Eddie Muller began his speech at the AFI Silver Theater and Cultural Center by showing a film clip by Serena Bramble, a young lady who made this montage when she was 18 after having seen only a dozen or so films noir. “It’s better than any of those montage clips they show at the Oscars,” Muller said, and he was right.
Everyone in the audience was absolutely knocked out like we’d been sucker-punched by Ralph Meeker. But Muller was just getting warmed up.
For the next hour – although it seemed like 5 minutes – Muller spoke about what we’d all come to see and hear – film noir, “the swampy dark place in the soul that ferments.” He also called film noir “Hollywood’s only organic artistic movement,” then explained why.
“I’m basically going to interview myself,” Muller said, and spoke about the history of film noir, starting with the five most pivotal noir films, all from the same year (1944), all from different studios:
The Woman in the Window
Murder, My Sweet
These five films were all about murder, daring, and perversity, and they all made money. It’s easy to look back on these films in 2015 and see them as a sure thing, but for an actor like Barbara Stanwyck (not only the highest paid woman in the movies, but also the highest paid woman in America), the role of Phyllis Dietrichson was a huge gamble. No need to worry. This film about murder and adultery was nominated for seven Oscars (losing in all categories).
Why did noir disappear? Mainly, said Muller, because people stopped going to see them. Hollywood produced an avalanche of noir for about six years, between 350 and 400 films, and when television became Hollywood’s biggest competition, noir began to evaporate. Yet noir has never completely disappeared, proven by films like Chinatown, L.A. Confidential, and Mulholland Drive as well as somewhat forgotten films like Arlington Road and The Yards.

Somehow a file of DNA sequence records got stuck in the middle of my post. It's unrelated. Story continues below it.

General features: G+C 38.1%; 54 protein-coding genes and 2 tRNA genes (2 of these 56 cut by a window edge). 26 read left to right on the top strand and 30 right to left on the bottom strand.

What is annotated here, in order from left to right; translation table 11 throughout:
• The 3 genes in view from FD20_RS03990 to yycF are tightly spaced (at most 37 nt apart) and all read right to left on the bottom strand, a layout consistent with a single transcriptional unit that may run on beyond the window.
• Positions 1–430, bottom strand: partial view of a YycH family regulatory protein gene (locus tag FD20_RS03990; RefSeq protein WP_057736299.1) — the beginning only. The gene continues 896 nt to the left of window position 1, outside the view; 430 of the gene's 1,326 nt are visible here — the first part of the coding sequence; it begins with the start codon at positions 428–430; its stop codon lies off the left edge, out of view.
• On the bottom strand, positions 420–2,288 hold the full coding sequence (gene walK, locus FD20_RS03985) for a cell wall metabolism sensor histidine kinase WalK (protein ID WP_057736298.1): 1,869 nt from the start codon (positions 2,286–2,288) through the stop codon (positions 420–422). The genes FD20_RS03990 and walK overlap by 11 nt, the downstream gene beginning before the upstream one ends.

All you really need for a film noir, Muller said, is a man, a woman, a hotel room and a weapon.
Muller also spent a few minutes correcting some misconceptions about exactly what is a femme fatale. Many female roles are misconstrued as femme fatale roles because the women are often treated as equals with the men. Gilda (which Muller called “the most perverse movie made in the 40s ever!”) is not a femme fatale. Phyllis Dietrichson (Barbara Stanwyck) is not leading Walter Neff (Fred MacMurray) around in Double Indemnity; he’s making his own decisions and the two are fully co-conspirators.
So what makes a femme fatale a femme fatale? “She does not want to work for a living!” The totally self-sufficient, self-reliant woman (Ella Raines, Audrey Totter, etc.) is not necessarily a femme fatale. Those women were the salvation of men, not their ruin.
Muller also spoke about some of the great films that many noir fans have never heard of, much less viewed. These are noir films from other countries, such as two 1952 films from Argentina, Never Open That Door and If I Die Before I Wake (both screened at the festival). Other notable films include Kurosawa’s Drunken Angel (1948), Stray Dog (1949) and a Norwegian film titled Death is a Caress (above, 1949).
Muller ended by discussing some of the fine work being done by the Film Noir Foundation, especially in film restoration, and answered a few questions from the audience. I also got to meet Muller, speak with him briefly, and get him to sign a book for me. More on that and the screening of Woman on the Run (1950) next time.